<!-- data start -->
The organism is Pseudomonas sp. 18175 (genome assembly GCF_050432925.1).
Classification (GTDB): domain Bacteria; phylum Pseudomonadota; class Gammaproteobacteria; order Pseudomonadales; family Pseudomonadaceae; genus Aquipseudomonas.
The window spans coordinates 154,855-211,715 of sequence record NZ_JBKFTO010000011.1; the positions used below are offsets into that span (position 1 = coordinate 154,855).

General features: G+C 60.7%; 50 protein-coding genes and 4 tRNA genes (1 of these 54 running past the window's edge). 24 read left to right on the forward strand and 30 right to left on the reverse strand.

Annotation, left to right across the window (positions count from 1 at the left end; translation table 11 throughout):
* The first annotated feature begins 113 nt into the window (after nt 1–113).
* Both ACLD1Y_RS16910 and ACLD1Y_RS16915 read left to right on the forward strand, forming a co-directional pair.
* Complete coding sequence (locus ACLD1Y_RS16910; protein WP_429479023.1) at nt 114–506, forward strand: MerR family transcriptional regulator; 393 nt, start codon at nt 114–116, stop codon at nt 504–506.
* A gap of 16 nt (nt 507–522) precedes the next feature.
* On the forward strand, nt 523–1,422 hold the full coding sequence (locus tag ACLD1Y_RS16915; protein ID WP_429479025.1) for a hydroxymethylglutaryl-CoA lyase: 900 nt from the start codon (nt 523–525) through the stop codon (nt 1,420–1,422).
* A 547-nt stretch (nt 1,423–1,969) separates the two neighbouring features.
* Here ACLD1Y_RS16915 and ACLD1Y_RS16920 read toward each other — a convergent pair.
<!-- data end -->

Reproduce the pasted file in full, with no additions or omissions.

The organism is Pseudomonas sp. 18175 (genome assembly GCF_050432925.1).
Classification (GTDB): domain Bacteria; phylum Pseudomonadota; class Gammaproteobacteria; order Pseudomonadales; family Pseudomonadaceae; genus Aquipseudomonas.
The window spans coordinates 154,855-211,715 of sequence record NZ_JBKFTO010000011.1; the positions used below are offsets into that span (position 1 = coordinate 154,855).

General features: G+C 60.7%; 50 protein-coding genes and 4 tRNA genes (1 of these 54 running past the window's edge). 24 read left to right on the forward strand and 30 right to left on the reverse strand.

Annotation, left to right across the window (positions count from 1 at the left end; translation table 11 throughout):
* The first annotated feature begins 113 nt into the window (after nt 1–113).
* Both ACLD1Y_RS16910 and ACLD1Y_RS16915 read left to right on the forward strand, forming a co-directional pair.
* Complete coding sequence (locus ACLD1Y_RS16910; protein WP_429479023.1) at nt 114–506, forward strand: MerR family transcriptional regulator; 393 nt, start codon at nt 114–116, stop codon at nt 504–506.
* A gap of 16 nt (nt 507–522) precedes the next feature.
* On the forward strand, nt 523–1,422 hold the full coding sequence (locus tag ACLD1Y_RS16915; protein ID WP_429479025.1) for a hydroxymethylglutaryl-CoA lyase: 900 nt from the start codon (nt 523–525) through the stop codon (nt 1,420–1,422).
* A 547-nt stretch (nt 1,423–1,969) separates the two neighbouring features.
* Here ACLD1Y_RS16915 and ACLD1Y_RS16920 read toward each other — a convergent pair.